Now we have Franck Kessie – who was one of the best midfielders in Italy last season and is only 25 years of age – on his way out while there are doubts over club captain Alessio Romagnoli’s future two. Losing another two key pieces for nothing has forced a complete overhaul in renewal strategy.

Proactivity is the operative word. Head coach Stefano Pioli extended his deal which was always the most important, then Davide Calabria renewed until 2025, Simon Kjaer until 2024, Alexis Saelemaekers until 2026 and Matteo Gabbia until 2026.

The last to commit his long-term future was Theo Hernandez and that was in many ways symbolic, as he netted a big pay rise as a reward for his new-found status as one of the best left-backs in the world, just as Rafael Leao should soon do for becoming arguably the league’s best winger.

Rather than waiting until absolutely necessary to offer players a pay rise, Maldini, Massara and CEO Ivan Gazidis know that working ahead of time to armour core pieces of the project and paying them what they are worth at that very moment is a much more secure and efficient way of future-proofing the project.

Looking into signings for the summer, it seems Milan have clear ideas on what to do in defence and midfield: Sven Botman is the target for the centre-back role and Renato Sanches is the chosen heir to Franck Kessie.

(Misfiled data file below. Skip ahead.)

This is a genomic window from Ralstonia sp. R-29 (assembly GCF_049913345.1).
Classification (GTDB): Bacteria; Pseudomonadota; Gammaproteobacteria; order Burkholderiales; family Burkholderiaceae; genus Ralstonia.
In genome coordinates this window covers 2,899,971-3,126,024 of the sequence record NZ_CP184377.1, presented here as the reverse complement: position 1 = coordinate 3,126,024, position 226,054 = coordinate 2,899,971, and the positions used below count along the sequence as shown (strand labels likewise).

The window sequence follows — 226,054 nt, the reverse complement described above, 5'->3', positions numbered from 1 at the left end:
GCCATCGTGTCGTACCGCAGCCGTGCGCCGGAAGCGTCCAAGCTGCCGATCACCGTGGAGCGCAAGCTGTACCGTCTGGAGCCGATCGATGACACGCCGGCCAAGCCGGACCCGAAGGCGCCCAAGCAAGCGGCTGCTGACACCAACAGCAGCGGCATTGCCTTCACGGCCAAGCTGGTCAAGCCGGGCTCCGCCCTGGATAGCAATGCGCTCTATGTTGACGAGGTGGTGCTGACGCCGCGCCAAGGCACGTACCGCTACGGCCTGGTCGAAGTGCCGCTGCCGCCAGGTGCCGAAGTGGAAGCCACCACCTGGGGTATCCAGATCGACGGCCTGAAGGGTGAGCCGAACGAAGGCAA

As per Fabrizio Romano and multiple other sources, the Rossoneri leadership are already working through agents to try and get deals agreed for both of them before the window even reopens, which is a good time to link back to the earlier point of trusting in the scouting process and not letting go of the players they 100% believe are right.

Regarding the other positions that obviously need addressing there will no doubt be names that pop up for the striker and winger roles that are being worked on behind closed doors, while it must be remembered that Yacine Adli will be arriving and Tommaso Pobega too will return from loan to play for a spot in the squad.

A well-oiled machine

We conclude with the outline of Milan’s vision which was provided by Gazidis in a recent interview.

“I would still say we are a work in progress. We are still progressing towards where we want to be. But we’re clearly on the right path,” he said.

“And the foundation of that is young players that develop with Milan into world-class talents which then raise the level of the team, which then increases our revenues, which enables us to invest more into the team to be able to retain them.

“If all we do is look back at a glorious past, we’ll be left behind. It’s already happened. It won’t continue to happen. I’m very optimistic about what we’re going to do.”

There is a reason for us all to be optimistic. The club are moving forward on the field and are fighting for trophies for the second season in a row, the mistakes of previous managements are being rectified and strategies are adapting to safeguard the future right now, proactive steps are being taken to improve the squad which feeds into an off-field resurgence where revenues are rising and losses are falling.

Milan fans can step back and look at a very competent squad full of players who care and have further room to grow, a leadership that are quickly learning and an ownership with almost infinite funds to push the boat out when the time is right. The dark days of the mid 2010s suddenly seem so far away.